The under-represented demographic

Washington Post columnist Max Boot published a column last week that raised a lot of eyebrows: It is time, Boot said, that America puts an atheist in the Oval Office.

It’s time for us to have an unapologetic atheist in the Oval Office

Among the 21 candidates seeking the Democratic nomination, virtually every ethnic, religious and sexual identity is represented. There’s a gay man, six women, three African Americans, a Chinese American, multiple Catholics and Protestants, even a Hindu. (Hindus are 0.7 percent of the population.) But there is one conspicuous absence: Not a single candidate publicly identifies as an atheist. That’s not to say they are all religious believers. But if they aren’t, they are keeping it to themselves.


Boot has a point. After all, somebody who has thought about things carefully enough to conclude that the traditional Christian storyline is nonsense has definitely got a leg-up on the hearty gladhander who doesn’t know what he thinks until the polls tell him what he thinks. And it would be nice to have a president who isn’t a craven weenie trembling before such as Franklin Graham, Tony Perkins, and Jerry Falwell, Jr. A further advantage of an atheist president is the almost-certain bias toward Enlightenment values, such as rational inquiry and democratic governance — you know, things scorned by Evangelical-darling Donald Trump.

I feel confident, too, that there is a far-greater percentage of atheists and agnostics in the general population than suggested by polls tabulating ‘nones’ and what-have-you. After all, the churches have spent 20-centuries orchestrating disdain for those who don’t believe in Our Invisible Friend, with the result that many people who don’t believe the Christian narrative wouldn’t dream of saying so aloud. After all, it would just be too upsetting to mom, dad, grammy, et cetera, et cetera, and it would be too blatantly hypocritical to get the kids out of the house during summer vacation by bundling them off to Vacation Bible School.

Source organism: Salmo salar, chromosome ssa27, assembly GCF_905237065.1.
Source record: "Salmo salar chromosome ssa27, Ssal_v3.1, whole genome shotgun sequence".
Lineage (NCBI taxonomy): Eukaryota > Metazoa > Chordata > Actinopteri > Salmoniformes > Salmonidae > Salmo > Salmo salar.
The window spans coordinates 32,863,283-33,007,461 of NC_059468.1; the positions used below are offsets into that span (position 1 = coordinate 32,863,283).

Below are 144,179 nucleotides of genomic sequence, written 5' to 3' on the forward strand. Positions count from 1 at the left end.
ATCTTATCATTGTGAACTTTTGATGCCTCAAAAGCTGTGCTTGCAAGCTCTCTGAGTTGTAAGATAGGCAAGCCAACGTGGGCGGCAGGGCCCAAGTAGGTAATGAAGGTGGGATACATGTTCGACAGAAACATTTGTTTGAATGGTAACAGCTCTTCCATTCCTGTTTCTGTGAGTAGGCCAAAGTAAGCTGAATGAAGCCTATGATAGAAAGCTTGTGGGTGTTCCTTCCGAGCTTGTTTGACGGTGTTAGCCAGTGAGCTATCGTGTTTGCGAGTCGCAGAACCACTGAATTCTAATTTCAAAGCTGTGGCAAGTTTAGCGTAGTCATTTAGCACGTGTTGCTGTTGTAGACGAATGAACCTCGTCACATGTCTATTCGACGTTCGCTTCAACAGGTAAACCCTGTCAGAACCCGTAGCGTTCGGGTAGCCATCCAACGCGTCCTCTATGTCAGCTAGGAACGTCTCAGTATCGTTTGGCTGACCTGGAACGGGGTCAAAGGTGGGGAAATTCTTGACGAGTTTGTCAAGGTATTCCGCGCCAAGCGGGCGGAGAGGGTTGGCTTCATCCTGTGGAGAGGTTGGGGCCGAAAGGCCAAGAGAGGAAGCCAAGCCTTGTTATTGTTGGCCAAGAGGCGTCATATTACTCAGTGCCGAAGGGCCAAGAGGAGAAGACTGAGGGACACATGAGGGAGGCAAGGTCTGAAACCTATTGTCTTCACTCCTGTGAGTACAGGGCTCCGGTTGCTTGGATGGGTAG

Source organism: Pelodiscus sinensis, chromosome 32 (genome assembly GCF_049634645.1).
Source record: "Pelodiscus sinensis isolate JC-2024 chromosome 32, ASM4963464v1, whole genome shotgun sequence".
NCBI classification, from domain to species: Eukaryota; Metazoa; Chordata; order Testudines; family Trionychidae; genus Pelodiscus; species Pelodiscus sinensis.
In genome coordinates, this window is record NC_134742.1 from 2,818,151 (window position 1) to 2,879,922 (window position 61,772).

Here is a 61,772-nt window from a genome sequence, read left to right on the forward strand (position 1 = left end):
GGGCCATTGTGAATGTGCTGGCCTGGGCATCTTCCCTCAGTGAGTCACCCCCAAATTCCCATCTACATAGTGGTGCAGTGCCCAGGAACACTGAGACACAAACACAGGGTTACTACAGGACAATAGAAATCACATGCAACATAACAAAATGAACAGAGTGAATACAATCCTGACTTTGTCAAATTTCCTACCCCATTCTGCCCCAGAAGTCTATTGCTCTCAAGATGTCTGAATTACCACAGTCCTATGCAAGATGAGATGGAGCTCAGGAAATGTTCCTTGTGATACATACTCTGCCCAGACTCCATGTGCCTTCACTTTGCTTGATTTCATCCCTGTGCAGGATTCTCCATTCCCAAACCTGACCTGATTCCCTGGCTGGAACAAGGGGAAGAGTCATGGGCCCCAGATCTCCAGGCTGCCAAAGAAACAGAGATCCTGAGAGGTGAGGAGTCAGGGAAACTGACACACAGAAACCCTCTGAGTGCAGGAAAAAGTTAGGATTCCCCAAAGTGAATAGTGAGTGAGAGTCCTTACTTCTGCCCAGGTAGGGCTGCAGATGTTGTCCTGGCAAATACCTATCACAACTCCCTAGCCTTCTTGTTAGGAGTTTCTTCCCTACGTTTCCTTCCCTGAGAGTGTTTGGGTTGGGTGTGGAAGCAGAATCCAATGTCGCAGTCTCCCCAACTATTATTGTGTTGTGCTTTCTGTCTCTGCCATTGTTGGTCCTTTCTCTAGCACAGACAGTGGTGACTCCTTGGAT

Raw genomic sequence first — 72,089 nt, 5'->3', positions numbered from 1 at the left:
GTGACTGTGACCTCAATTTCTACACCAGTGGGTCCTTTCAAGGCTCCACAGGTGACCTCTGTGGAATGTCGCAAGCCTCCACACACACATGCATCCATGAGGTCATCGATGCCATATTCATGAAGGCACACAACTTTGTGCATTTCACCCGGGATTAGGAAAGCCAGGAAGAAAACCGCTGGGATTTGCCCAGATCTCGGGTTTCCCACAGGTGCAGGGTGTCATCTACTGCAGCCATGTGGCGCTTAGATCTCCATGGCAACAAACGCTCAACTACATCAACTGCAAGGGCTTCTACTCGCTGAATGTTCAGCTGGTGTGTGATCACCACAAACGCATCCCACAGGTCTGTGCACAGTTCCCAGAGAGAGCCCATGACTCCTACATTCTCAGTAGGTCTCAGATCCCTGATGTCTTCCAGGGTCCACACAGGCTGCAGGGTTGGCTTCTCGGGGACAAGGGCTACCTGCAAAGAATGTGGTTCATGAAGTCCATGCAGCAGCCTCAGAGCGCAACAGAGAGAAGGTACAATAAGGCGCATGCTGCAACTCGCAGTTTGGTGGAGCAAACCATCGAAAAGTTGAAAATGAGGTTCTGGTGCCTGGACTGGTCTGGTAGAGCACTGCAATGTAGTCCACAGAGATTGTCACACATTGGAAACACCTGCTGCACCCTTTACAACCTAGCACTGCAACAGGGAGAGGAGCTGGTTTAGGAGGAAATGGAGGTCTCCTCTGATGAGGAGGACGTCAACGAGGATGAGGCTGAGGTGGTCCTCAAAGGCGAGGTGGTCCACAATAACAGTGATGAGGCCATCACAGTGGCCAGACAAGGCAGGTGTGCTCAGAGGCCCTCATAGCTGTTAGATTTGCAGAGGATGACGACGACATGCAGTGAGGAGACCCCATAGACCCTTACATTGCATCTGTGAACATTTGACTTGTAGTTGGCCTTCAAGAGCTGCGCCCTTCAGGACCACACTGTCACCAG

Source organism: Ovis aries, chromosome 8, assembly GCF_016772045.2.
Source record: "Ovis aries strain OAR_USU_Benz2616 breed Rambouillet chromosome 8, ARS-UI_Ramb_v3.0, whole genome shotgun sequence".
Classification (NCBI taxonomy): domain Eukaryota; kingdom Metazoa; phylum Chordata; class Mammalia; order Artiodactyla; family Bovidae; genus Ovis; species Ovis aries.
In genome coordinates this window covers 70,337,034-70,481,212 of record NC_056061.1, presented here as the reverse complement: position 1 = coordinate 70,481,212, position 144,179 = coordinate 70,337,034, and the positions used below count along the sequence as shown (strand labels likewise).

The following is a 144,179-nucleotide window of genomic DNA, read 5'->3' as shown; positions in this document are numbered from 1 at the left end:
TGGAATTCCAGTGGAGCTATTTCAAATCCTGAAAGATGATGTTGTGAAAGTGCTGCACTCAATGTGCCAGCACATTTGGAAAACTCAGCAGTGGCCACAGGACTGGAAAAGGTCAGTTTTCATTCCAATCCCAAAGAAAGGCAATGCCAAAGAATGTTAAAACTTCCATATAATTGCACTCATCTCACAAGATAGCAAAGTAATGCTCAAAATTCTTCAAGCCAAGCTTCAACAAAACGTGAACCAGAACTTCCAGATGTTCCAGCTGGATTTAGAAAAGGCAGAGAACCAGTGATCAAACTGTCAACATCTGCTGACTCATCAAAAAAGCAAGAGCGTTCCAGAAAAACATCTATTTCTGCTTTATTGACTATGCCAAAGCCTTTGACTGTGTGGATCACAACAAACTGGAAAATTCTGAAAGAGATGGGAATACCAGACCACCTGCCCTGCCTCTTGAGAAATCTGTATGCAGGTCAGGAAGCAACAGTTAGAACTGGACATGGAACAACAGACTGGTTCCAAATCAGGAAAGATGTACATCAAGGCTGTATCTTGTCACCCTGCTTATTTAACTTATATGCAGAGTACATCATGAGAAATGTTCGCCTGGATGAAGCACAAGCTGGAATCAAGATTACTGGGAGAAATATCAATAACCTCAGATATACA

Why fight it? Why not just keep quiet?

The reason in plain sight is that the Evangelical Right, and their influence in Washington, D.C., are an existential threat to the country. They adore Donald Trump for the exact same reason they overlook Pastor Bubba’s funny little hobby of raping their children: Trump tells them what to do, what to think, who to hate, and relieves them of the burdens of adulthood.

It’s not for nothing that the pejorative ‘sheeple’ gained currency.

As Boot points out, Great Britain’s immortal wartime leader, Winston Churchill, was a non-believer. Many of America’s Founding Fathers were Deists, who believed in a Creator who created and then disengaged from humanity; they were not — repeat, NOT — Christians. Thomas Jefferson, who authored the Declaration of Independence and penned the immortal “life, liberty, and the pursuit of happiness,” explicitly self-identified just a few weeks before his death as an Epicuran (a flavor of Deist). Abraham Lincoln seems to have been some flavor of skeptic. There surely were more who took the path of least resistance and kept their thoughts to themselves.

All paid lip-service to the Pious. All of these courageous men, who so affected and shaped the modern world, would not tell the Albert Mohlers of the world that they’re fools and only other fools could take them seriously.

What we really need, then, is somebody willing to say frankly that religion is bunkum — and that Christianity is an especially pernicious and harmful flavor of bunkum because it degrades with the preposterous lie of Original Sin before it gets busy and starts exploiting its victims.

I don’t expect that to happen in my lifetime, but it will undoubtedly happen in my son’s lifetime. The Christian narrative is simply too out-of-step with the incontestable facts of reality, and Christianity’s ethics too cult-like, for any outcome but its continued decline and loss of influence.

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  1. Pingback: How many atheists are there? | Civil Commotion

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